The Age Discrimination in Employment Act (“ADEA”) protects individuals who are at least 40 years of age from discrimination in the workplace. As such, the outcome of disparate-impact claims under the ADEA hinges, ordinarily, on whether or not an employer’s facially neutral-policy has a disparate impact on employees who are 40 years of age or older. On January 10, 2017, the Third Circuit, in Karlo v. Pittsburgh Glass Works, LLC, 2017 BL 6064 (3d Cir. 2017), issued a precedential ruling, holding that disparate impact claims under the ADEA are not limited to comparisons of the impact an employer’s policy has on employees over 40 with the impact to employees under 40. Rather, the Third Circuit found that claims premised on an allegation that an employer’s policy impacted workers over the age of 50 are cognizable under the ADEA even when the policy had no disparate impact when employees in their forties were considered.

The defendant employer in Karlo terminated approximately 100 employees through a series of reductions in force (“RIFs”). While the impact of the RIFs did not have a disparate impact when comparing employees under the age of 40 with those over the age of 40, the plaintiffs in Karlo, all 50 years of age or older, asserted an ADEA claim premised on the allegation that the RIFs had a disparate impact on employees who were 50 or older. Rejecting the defendant employer’s argument that the disparate impact claim failed because no evidence of disparity existed when the younger members of the protected category (employees between the age of 40 and 50) were considered with the employees over the age of 50, the Third Circuit opined that: “The ADEA prohibits disparate impact based on age, not forty-and-older identity,” and that “requiring the comparison group to include employees in their forties has no logical connection to that prohibition.”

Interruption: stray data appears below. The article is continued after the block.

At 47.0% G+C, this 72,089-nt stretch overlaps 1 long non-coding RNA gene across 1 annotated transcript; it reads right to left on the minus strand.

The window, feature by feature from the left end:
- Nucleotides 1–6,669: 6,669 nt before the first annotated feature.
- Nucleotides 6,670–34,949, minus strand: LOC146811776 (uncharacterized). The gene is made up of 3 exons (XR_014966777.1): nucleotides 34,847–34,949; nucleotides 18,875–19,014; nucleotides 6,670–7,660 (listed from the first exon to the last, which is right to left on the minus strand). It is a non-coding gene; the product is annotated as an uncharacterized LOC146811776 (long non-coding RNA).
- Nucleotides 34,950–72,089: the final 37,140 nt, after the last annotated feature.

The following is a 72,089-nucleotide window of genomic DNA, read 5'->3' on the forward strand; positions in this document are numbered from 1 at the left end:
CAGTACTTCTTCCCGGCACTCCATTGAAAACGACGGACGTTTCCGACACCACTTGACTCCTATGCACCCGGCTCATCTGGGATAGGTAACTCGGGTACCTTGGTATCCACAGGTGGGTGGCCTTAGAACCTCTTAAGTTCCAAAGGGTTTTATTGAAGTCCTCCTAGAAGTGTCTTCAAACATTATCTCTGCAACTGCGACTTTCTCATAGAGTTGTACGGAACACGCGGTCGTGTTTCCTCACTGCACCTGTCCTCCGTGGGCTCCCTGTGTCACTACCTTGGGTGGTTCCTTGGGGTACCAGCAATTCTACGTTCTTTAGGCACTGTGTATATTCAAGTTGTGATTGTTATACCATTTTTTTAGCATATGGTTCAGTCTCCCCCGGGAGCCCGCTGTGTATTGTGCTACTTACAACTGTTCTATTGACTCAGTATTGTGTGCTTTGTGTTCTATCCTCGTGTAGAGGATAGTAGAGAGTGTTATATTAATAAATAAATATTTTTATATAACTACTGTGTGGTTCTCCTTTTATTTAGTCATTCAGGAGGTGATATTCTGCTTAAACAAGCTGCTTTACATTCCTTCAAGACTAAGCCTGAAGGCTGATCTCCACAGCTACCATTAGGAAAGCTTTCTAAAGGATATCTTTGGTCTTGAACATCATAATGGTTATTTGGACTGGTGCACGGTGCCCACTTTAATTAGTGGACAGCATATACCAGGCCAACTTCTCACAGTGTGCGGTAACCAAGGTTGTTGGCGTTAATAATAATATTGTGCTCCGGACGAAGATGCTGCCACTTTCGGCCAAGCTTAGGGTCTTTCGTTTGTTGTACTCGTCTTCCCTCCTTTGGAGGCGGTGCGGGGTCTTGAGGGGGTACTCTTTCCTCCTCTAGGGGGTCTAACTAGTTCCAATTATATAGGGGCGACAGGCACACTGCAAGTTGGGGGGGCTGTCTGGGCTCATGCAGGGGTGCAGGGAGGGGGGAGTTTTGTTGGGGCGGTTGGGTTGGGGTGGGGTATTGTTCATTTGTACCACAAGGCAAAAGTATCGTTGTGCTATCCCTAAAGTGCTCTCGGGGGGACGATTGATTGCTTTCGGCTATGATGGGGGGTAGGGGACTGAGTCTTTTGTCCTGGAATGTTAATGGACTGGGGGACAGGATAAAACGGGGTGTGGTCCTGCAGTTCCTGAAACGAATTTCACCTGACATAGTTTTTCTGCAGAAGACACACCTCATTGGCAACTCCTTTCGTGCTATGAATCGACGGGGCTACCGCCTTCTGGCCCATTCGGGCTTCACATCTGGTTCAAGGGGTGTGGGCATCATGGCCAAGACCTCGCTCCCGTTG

The Third Circuit’s decision creates a split among the federal appeals courts on whether the ADEA permits disparate impact claims by subgroups of workers in the “40-and-over” protected category when the alleged bias disproportionately impacts older workers within that protected class. The ruling rejects the view of the Second Circuit (Lowe v. Commack Union Free Sch. Dist., 886 F.2d 1364 (2d Cir. 1989)), Sixth Circuit (Smith v. Tenn. Valley Auth., 924 F.2d 1059 (6th Cir. 1991)), and Eighth Circuit (E.E.O.C. v. McDonnell Douglas Corp., 191 F.3d 948 (8th Cir. 1999), that such claims are not allowed.

The Third Circuit correctly recognized that its decision “may very well require employers to be more vigilant about the effects of their employment practices.” The ruling that disparate impact claims may be asserted by subgroups within the protected category of employees over the age of 40 most definitely complicates employers’ ability to effectuate workforce reductions. Before approving a proposed RIF, retail employers concerned with avoiding potential disparate impact claims cannot simply satisfy themselves that employees over and under the age of 40 are treated fairly. Retail employers now need to check for age-based impacts across different strata of their employees over the age of 40.